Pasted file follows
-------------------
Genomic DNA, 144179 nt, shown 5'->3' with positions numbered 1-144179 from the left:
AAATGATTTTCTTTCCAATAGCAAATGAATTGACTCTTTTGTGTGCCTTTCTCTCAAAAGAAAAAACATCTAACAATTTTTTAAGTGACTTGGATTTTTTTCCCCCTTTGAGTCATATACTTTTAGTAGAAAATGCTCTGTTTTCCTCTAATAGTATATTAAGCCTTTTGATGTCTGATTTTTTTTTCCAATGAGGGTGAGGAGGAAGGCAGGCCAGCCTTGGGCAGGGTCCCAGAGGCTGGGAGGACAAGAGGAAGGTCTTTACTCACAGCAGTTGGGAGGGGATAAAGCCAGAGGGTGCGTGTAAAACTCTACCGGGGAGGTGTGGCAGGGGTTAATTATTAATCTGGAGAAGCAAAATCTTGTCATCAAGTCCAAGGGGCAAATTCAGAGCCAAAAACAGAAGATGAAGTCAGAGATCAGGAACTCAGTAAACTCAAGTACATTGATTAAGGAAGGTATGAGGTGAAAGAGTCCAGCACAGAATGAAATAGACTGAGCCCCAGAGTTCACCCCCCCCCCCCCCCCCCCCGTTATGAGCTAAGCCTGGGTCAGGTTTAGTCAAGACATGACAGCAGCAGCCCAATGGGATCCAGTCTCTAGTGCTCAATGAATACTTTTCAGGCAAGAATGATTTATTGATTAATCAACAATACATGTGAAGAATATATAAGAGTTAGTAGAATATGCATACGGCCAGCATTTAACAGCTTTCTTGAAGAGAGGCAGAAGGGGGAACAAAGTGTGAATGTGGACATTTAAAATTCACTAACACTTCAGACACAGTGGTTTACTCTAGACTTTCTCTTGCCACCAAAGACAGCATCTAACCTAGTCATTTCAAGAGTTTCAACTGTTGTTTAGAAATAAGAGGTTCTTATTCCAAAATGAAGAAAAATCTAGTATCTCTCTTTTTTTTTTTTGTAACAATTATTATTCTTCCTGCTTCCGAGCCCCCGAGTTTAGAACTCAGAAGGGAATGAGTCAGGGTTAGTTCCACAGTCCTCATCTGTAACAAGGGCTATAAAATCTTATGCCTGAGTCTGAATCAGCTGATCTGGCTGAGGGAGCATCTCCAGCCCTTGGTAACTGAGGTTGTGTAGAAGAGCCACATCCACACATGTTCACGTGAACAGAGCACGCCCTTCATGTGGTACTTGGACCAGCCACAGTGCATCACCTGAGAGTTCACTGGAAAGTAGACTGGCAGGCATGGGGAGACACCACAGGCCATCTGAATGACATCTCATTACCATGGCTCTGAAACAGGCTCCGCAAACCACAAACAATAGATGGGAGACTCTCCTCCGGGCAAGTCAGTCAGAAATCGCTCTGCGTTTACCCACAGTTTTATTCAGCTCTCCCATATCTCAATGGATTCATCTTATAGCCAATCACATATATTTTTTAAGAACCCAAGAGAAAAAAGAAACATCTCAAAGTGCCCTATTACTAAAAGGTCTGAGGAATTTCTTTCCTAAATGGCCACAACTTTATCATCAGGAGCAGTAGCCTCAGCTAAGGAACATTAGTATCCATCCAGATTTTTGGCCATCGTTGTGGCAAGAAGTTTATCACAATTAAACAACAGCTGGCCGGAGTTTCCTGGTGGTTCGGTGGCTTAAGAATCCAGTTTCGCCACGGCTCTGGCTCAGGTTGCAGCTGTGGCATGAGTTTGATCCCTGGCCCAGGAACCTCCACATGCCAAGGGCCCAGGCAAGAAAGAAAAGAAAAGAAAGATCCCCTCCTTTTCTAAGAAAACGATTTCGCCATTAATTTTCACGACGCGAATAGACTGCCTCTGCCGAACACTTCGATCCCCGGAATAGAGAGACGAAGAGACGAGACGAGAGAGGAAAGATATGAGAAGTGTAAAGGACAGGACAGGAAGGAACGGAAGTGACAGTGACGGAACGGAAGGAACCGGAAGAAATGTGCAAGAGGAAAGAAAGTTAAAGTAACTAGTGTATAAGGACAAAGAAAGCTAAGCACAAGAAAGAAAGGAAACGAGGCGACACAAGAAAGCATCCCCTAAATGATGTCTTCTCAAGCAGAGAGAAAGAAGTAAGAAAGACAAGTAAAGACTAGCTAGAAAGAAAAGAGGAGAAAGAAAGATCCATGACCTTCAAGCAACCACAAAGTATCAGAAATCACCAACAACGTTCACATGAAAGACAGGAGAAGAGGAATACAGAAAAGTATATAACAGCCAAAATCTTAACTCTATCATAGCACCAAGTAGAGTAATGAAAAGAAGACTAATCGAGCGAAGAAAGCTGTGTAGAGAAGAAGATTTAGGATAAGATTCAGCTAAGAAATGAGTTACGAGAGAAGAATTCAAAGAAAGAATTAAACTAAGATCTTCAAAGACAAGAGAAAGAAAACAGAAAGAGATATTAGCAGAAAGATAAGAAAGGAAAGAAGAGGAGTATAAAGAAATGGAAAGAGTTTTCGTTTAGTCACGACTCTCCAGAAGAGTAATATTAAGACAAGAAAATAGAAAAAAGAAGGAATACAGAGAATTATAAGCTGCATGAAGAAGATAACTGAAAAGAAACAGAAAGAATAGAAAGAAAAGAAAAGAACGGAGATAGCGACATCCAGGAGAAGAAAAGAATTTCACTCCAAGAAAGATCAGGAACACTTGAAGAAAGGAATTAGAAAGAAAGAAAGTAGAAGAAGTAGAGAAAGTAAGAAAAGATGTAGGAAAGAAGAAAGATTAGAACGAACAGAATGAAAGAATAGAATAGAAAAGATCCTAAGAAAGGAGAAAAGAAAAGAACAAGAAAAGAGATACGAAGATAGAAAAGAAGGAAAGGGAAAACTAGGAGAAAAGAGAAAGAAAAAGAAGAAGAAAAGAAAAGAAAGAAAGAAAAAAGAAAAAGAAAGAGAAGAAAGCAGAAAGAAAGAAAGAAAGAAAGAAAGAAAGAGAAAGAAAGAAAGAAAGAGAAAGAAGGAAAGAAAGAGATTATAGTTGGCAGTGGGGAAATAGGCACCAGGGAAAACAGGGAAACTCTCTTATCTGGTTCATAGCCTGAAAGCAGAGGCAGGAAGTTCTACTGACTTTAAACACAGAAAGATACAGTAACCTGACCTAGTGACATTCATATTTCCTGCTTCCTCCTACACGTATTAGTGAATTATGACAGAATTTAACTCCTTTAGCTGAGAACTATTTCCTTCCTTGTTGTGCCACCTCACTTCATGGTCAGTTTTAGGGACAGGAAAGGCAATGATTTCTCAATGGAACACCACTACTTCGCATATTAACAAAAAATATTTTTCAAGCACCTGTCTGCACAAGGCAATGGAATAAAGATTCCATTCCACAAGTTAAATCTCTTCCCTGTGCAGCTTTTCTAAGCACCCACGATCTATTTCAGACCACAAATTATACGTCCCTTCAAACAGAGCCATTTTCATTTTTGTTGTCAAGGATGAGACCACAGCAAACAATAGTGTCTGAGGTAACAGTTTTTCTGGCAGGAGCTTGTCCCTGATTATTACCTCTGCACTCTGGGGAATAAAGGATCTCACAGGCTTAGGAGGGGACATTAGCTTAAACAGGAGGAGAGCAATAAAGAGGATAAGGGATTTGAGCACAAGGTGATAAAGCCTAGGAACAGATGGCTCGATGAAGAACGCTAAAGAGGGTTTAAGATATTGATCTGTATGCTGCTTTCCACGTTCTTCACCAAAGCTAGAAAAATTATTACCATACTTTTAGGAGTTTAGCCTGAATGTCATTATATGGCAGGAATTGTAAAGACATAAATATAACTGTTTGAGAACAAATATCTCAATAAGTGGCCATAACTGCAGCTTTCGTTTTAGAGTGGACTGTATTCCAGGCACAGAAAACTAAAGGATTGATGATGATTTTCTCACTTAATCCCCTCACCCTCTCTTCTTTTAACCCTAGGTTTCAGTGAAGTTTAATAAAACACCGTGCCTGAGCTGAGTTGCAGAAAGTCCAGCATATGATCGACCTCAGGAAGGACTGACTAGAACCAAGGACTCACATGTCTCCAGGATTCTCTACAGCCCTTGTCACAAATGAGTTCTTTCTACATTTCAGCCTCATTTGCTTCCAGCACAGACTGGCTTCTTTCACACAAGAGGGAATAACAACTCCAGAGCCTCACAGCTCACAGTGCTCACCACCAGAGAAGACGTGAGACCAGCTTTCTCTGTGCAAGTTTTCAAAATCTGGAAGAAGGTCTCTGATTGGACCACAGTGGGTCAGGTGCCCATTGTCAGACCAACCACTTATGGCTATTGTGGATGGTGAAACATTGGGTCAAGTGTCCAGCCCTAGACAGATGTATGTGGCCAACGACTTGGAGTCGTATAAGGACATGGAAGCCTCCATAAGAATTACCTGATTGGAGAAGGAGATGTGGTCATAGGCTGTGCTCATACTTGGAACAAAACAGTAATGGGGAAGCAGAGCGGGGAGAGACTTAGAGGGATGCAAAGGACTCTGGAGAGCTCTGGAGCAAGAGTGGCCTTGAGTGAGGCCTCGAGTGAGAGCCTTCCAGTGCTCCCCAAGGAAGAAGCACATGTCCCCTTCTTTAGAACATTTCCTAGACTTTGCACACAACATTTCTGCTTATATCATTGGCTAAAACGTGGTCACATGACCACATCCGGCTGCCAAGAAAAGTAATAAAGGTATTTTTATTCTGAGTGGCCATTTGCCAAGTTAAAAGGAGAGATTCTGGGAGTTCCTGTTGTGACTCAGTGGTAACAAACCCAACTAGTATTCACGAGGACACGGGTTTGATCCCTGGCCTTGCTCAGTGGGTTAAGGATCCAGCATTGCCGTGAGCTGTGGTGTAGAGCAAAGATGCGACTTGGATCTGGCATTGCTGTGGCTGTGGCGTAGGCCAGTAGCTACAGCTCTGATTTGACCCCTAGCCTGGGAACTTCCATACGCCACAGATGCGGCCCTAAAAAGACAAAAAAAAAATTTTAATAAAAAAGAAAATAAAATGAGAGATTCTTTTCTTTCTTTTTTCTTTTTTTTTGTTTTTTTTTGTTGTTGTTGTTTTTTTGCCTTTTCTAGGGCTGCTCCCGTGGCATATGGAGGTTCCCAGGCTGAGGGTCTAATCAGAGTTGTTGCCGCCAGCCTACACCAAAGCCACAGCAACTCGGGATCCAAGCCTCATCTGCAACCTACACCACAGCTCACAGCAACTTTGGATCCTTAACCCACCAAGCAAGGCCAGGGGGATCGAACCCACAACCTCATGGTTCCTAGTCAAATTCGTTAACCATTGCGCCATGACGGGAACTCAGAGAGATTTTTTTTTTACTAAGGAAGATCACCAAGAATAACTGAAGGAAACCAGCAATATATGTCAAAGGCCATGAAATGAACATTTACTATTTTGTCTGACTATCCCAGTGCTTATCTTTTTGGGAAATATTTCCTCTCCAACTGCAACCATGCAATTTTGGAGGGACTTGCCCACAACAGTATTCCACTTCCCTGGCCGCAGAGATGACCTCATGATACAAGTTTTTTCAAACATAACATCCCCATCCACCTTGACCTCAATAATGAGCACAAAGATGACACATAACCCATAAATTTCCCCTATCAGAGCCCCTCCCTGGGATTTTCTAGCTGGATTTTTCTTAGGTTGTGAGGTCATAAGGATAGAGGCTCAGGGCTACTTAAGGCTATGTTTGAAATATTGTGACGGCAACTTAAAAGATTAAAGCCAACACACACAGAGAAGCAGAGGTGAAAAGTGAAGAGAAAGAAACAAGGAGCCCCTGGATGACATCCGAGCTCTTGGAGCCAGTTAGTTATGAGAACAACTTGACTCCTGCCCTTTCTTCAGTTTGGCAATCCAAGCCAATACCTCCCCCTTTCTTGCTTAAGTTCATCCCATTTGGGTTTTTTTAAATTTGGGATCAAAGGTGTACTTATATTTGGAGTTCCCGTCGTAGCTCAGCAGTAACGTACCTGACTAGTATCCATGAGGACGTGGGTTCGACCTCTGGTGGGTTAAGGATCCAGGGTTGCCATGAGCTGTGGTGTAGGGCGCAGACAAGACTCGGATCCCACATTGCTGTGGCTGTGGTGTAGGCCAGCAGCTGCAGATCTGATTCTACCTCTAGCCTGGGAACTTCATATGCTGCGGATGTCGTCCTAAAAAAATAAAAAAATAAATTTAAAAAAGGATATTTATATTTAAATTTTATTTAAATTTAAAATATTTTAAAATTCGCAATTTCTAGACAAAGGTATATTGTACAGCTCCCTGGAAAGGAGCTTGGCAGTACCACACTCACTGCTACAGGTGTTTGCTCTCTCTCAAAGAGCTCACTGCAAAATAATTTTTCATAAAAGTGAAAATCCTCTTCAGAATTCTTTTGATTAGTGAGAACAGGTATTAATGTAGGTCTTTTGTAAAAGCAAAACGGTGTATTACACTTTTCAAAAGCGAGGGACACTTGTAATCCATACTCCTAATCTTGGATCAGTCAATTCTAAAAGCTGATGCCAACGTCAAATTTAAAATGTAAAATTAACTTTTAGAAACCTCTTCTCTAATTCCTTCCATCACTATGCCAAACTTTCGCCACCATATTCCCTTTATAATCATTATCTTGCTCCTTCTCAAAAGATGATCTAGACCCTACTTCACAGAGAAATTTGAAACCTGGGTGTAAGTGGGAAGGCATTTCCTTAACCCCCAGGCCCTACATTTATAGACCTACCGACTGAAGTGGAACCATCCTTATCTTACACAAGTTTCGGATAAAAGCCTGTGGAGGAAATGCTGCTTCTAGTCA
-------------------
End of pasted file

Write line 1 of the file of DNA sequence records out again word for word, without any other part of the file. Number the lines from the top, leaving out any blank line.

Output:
Genomic DNA, 144179 nt, shown 5'->3' with positions numbered 1-144179 from the left: